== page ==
Random.NextDouble() (a Double from the range [0.0,1.0)) is sometimes multiplied with a large Int64 (let Int64 big = 9000000000L), and the result floored to obtain a random Int64 value larger than what can be obtained from Random.Next() (an Int32 from the range [0,Int32.MaxValue)).

```
Random r = new Random();
long big = 9000000000L;
long answer = (long) (r.NextDouble() * big);
```

It seems to me that the total number of unique values for a Double in the range [0.0, 1.0) provides an upper-bound for the number of unique Int64 it can possibly generate. A loose upper-bound, in fact, as many different Doubles will map to the same Int64.

Hence, I would like to know: what is the total number of unique values for a double in the range [0.0, 1.0)?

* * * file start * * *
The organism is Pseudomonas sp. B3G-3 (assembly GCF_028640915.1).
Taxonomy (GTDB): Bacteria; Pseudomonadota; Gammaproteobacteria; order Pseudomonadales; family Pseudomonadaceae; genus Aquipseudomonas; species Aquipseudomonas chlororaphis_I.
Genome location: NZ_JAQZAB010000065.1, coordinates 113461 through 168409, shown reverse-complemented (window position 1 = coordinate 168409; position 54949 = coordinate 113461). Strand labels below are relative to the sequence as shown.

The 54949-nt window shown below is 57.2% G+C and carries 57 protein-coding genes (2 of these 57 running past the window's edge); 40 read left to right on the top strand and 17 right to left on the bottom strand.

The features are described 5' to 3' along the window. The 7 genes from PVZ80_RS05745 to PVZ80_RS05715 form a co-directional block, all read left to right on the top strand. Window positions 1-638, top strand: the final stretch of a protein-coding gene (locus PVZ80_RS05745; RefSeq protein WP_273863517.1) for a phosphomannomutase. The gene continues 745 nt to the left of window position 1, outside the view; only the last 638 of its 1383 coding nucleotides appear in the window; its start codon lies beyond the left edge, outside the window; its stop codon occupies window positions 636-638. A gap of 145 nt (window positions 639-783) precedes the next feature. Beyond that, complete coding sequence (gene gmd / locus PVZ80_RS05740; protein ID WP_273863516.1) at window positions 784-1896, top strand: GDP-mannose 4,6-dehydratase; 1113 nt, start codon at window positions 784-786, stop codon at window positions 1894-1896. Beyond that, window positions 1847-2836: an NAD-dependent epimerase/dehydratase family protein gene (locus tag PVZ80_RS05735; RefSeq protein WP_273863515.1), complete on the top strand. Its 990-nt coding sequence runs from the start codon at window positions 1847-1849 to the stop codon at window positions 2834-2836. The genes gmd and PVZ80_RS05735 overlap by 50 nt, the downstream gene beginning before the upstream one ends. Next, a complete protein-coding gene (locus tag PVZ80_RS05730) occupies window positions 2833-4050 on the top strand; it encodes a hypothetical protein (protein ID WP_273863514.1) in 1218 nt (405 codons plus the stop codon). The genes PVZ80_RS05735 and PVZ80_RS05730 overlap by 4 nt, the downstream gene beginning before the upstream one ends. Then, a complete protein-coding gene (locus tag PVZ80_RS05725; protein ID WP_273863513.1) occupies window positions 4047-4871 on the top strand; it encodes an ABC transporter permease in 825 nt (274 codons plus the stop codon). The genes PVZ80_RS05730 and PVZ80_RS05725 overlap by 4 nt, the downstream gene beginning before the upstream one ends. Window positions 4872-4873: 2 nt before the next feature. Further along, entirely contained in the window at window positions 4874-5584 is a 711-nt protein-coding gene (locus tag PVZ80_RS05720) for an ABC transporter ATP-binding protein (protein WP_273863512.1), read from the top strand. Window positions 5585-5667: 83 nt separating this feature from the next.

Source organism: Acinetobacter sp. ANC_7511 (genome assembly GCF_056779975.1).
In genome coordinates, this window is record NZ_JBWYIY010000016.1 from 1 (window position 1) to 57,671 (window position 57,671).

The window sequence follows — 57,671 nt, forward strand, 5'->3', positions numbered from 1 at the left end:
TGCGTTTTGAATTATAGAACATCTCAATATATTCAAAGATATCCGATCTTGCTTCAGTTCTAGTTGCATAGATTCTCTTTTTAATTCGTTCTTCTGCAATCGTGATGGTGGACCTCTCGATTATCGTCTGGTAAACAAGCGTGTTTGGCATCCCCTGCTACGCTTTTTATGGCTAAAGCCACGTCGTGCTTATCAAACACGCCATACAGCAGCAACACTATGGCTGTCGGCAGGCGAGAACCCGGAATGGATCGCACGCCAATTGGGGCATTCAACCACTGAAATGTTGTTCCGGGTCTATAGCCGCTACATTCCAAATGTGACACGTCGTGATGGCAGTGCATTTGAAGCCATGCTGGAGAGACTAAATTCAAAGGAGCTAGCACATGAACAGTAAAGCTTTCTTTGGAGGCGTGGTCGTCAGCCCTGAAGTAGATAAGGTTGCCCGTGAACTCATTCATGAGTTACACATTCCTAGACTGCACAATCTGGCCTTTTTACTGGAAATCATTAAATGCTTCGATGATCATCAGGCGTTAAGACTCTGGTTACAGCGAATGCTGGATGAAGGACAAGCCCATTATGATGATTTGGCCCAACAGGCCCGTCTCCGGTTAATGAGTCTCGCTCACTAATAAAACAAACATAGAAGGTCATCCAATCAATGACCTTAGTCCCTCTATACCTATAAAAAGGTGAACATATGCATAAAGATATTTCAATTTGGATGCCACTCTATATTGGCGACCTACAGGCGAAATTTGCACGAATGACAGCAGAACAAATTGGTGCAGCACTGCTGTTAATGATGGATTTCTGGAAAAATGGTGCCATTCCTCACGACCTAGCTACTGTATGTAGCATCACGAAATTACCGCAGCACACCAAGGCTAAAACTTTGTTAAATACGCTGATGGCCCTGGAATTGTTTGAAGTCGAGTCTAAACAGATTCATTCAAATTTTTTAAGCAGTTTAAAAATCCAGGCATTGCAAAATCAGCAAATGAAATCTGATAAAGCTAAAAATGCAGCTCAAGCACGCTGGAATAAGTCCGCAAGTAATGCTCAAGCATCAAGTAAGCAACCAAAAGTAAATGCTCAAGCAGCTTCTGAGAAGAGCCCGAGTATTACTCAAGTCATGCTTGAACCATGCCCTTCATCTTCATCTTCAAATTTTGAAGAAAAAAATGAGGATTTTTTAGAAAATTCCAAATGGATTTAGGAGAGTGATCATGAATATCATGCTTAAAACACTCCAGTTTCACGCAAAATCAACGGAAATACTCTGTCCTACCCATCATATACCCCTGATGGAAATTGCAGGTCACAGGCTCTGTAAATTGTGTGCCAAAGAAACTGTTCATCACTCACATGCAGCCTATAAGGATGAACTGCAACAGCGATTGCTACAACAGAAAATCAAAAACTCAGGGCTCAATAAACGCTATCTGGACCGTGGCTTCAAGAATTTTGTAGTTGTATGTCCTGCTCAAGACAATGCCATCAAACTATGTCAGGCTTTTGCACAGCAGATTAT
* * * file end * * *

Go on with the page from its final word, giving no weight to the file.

Even better if you can tell me what is the largest value "big" can take so that "answer" can be a value from the range [0,big), and whether the distribution of values of "answer" is uniform, assuming that Random.NextDouble() is uniform.

Edit: Double (double) here refers to IEEE 754 floating-point double, while Int64 (long) and Int32 (int) refer to 64-bit and 32-bit signed 2's complement respectively.

Inspired by this question: Generating 10 digits unique random number in java

While I used C#, this question is language-agnostic and is more about discrete mathematics than programming, but it bothers me not mainly from a sense of mathematical curiousity, but from that of a programmer wanting to use a formula only if it does what it is supposed to do and from a security viewpoint.

`Random.NextDouble`

actually generates a random integer and divides by`MAXINT`

, so your question is sort of moot. – Gabe Mar 18 '11 at 9:58